Currently on view at Eastman Museum, Taryn Simon's "Birds of the West Indies" is a two-part undertaking that connects Ian Fleming's famous character with the American ornithologist whose name Fleming borrowed. In her oeuvre, Simon links the real James Bond's captured birds with 007's pursuit of "birds," she becomes a hunter herself, and invites her audience to get in on the action.
The first room of the main galleries holds Simon's, "Field Guide to Birds of the West Indies." "In this part of the series, she becomes an ornithologist of the James Bond movies," says Lisa Hostetler, curator in charge of the Department of Photography at Eastman Museum. In 2012, Simon watched 24 Bond films, and painstakingly isolated each and every scene that a bird or birds appeared.
As many of the scenes were filmed outside, the appearance of most of the birds was unanticipated, scenic white noise. Simon snagged a still from each of these chance-sightings -- the birds are often only specs, smudges, or blurs against architecture or an empty sky -- and organized the scores of black and white prints into frames, organized by the country in which the film took place.
So each frame might hold dozens of birds from different films, but from the same country, grouped the way an ornithologist would. There is some play of artifice, here, as the story's setting doesn't necessarily reflect the filming site.
Though the stills are detached from their context, these happenstance captures trip us into the world of these stories, where real-life creatures flew onto fictional sets, unaware of the narrative, and interacted with the players. "00:04:06 Istanbul, Turkey, 2012" in particular perfectly conveys this tension between reality and fiction: hands emerging from off-frame aim a gun at a ducking, blurred crowd, and a flock of birds, likely disturbed by the shot, rises away in a panic.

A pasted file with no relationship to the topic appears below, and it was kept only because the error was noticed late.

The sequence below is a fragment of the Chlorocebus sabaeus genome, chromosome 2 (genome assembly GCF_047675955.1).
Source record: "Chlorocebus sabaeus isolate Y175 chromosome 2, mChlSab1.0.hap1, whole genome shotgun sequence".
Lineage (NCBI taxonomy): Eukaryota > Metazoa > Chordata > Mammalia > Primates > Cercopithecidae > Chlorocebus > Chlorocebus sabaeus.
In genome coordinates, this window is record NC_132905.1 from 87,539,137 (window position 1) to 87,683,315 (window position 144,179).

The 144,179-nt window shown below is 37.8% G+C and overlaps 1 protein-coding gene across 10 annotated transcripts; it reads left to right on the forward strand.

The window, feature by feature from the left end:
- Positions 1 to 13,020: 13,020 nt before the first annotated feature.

Simon refocused the viewer's gaze away from the Bond franchise's alluring agents to her own desiderata, and only the vaguest whiff of luxury, power, violence, or sex is present in these largely unassuming images.
In the center of the room, a long, sleek display case holds images of some of the bird skins the real James Bond collected, copies of some of his letters and lists, and other archival materials related to the ornithologist.
While the work in the first room of the exhibition is presented in a categorical, scientific, understated manner, the images in next room speak of sleek drama. This other half of Simon's exploration of Bond, "Birds of the West Indies," presents another photographic inventory, this time of the women, weapons, and vehicles -- the key, interchangeable elements featured in the Bond films from 1962 to 2012.
"That's sort of the power of this series," Hostetler says. "They continually engage us with this combination of familiar tropes that we see."
A single line of identical black frames rings the entire space, with Simon's own shots of the glamorous Bond women, who she tracked down and asked to pose against a white backdrop. The frames are empty in the cases where the actress rejected the invitation to participate. Some images of the ladies repeat, labeled with different dates for their different appearances in films.
Simon also hunted down and photographed iconic weapons and vehicles against a black background. She assigned a number to each image, and runs the numbers through a randomizer that changes the order of the images for each showing of the work. Viewers are thus engaged in their own hunt for their favorite Bond girl among lethal weapons and stylish automobiles.
This collection also includes Simon's film, "Honey Ryder (Nikki van der Zyl), 1962," which documents the most elusive (in a sense) of Bond's "birds." From 1962 to 1979, van der Zyl, was an unseen and uncredited performer who provided voice dubs for more than a dozen major and minor characters in nine Bond films. Here, Simon presents the woman reading her lines on camera for the first time.
In the third room of the main galleries, visitors can sit and peruse all of the books that Simon has produced. This portion of the show shouldn't be overlooked -- each of the books are absorbing in their own right, and each present that uneasy tension of reality and fiction that Simon so loves to explore.
Taryn Simon will give a talk at Eastman Museum on April 27. The Dryden Theatre will host a James Bond film series through April and May to complement the exhibition. For more information, visit eastman.org.